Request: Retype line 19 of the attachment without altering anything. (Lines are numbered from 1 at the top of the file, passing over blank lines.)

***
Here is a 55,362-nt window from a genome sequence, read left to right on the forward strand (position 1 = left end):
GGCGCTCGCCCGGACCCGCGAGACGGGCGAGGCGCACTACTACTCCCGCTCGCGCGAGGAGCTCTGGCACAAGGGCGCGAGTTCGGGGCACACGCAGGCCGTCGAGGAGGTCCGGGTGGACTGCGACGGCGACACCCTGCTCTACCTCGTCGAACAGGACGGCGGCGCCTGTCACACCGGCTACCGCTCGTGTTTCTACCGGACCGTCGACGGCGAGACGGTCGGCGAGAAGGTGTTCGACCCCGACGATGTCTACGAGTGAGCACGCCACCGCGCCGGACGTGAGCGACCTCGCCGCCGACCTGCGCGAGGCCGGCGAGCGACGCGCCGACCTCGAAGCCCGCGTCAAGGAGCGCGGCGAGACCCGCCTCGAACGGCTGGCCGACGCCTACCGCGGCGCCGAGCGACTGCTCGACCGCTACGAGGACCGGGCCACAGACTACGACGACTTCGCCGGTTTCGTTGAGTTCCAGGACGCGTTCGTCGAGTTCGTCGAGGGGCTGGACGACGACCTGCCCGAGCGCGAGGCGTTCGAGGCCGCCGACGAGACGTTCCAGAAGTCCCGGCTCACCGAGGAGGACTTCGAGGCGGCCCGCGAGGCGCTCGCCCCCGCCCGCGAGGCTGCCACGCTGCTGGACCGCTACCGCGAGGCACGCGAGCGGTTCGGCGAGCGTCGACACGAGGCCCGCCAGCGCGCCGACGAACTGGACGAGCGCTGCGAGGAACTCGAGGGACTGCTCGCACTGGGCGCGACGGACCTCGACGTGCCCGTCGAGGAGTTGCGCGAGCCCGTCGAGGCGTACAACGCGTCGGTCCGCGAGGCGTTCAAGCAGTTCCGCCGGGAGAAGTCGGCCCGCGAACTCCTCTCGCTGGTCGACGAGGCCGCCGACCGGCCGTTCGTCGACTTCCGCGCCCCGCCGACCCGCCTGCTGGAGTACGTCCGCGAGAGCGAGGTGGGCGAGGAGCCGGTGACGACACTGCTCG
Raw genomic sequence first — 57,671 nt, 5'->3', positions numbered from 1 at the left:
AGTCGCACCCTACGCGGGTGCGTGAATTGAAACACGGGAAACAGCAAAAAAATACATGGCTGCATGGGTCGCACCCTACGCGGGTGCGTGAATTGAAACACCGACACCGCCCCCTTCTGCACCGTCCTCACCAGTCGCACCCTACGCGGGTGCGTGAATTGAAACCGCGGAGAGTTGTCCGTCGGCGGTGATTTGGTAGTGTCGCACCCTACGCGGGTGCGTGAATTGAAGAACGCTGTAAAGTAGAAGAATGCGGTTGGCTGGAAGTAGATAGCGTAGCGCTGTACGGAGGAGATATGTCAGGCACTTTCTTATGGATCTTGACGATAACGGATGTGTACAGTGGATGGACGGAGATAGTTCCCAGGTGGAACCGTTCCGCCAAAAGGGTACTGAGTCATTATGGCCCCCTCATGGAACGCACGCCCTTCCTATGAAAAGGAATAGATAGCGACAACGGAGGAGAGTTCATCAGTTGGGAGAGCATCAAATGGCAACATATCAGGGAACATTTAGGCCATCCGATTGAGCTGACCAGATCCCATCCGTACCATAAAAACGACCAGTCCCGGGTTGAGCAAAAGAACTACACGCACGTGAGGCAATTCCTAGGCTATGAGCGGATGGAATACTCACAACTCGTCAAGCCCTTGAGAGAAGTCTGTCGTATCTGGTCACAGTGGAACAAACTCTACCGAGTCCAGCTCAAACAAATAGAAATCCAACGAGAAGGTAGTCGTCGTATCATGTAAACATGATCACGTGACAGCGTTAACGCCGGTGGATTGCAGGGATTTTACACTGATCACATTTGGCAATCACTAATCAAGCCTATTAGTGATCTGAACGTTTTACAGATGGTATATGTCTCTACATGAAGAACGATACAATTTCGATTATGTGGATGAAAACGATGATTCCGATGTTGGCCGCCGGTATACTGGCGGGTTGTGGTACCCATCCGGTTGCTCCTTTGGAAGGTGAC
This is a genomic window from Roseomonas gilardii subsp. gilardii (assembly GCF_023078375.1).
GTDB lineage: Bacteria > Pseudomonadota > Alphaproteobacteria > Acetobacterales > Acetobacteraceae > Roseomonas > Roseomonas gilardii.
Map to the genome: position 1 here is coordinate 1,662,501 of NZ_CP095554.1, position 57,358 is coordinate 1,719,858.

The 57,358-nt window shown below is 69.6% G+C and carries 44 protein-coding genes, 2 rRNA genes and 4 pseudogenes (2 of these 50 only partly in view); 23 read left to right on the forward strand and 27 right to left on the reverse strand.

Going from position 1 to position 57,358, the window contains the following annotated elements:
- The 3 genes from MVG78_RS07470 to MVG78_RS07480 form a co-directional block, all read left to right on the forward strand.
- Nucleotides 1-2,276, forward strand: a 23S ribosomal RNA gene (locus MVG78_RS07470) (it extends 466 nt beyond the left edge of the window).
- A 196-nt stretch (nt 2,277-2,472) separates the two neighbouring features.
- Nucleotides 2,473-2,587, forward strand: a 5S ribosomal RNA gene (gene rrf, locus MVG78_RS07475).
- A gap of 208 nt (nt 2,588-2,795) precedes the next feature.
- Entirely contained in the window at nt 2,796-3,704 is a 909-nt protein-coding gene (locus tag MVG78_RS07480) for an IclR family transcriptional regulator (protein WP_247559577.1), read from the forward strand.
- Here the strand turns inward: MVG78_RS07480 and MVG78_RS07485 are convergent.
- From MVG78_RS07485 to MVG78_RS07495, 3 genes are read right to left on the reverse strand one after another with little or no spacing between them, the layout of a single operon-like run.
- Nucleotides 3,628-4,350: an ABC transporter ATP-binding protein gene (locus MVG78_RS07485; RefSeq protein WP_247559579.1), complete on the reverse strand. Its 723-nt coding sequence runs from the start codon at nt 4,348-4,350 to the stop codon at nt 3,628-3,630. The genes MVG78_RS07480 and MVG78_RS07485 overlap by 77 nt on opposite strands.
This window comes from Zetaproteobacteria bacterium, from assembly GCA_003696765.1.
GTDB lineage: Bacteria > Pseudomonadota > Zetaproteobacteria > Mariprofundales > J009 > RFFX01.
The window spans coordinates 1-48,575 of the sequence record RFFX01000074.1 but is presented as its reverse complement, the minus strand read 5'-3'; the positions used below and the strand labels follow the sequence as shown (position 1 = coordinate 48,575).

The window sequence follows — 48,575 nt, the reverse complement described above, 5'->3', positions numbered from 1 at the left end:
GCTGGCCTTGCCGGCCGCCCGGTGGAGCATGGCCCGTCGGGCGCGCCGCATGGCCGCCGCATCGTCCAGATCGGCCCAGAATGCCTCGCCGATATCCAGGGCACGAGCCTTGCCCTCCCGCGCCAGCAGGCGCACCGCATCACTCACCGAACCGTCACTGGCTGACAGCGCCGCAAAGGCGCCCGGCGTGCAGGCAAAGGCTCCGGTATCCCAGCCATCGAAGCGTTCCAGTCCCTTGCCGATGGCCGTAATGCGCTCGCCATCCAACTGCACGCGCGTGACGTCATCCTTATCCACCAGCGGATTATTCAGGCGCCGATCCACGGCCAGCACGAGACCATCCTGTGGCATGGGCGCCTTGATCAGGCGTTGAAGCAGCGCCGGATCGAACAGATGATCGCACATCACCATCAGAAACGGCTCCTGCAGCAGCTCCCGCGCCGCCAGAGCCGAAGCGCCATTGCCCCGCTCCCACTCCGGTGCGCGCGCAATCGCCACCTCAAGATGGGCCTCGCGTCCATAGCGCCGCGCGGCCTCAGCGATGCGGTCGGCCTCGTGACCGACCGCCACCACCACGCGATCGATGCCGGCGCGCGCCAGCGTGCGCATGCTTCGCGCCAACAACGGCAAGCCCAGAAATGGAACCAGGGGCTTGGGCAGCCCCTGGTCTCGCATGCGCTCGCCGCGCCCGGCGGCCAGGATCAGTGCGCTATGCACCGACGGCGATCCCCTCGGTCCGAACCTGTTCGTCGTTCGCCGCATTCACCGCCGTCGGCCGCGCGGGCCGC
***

This window comes from Zetaproteobacteria bacterium, from assembly GCA_003696765.1.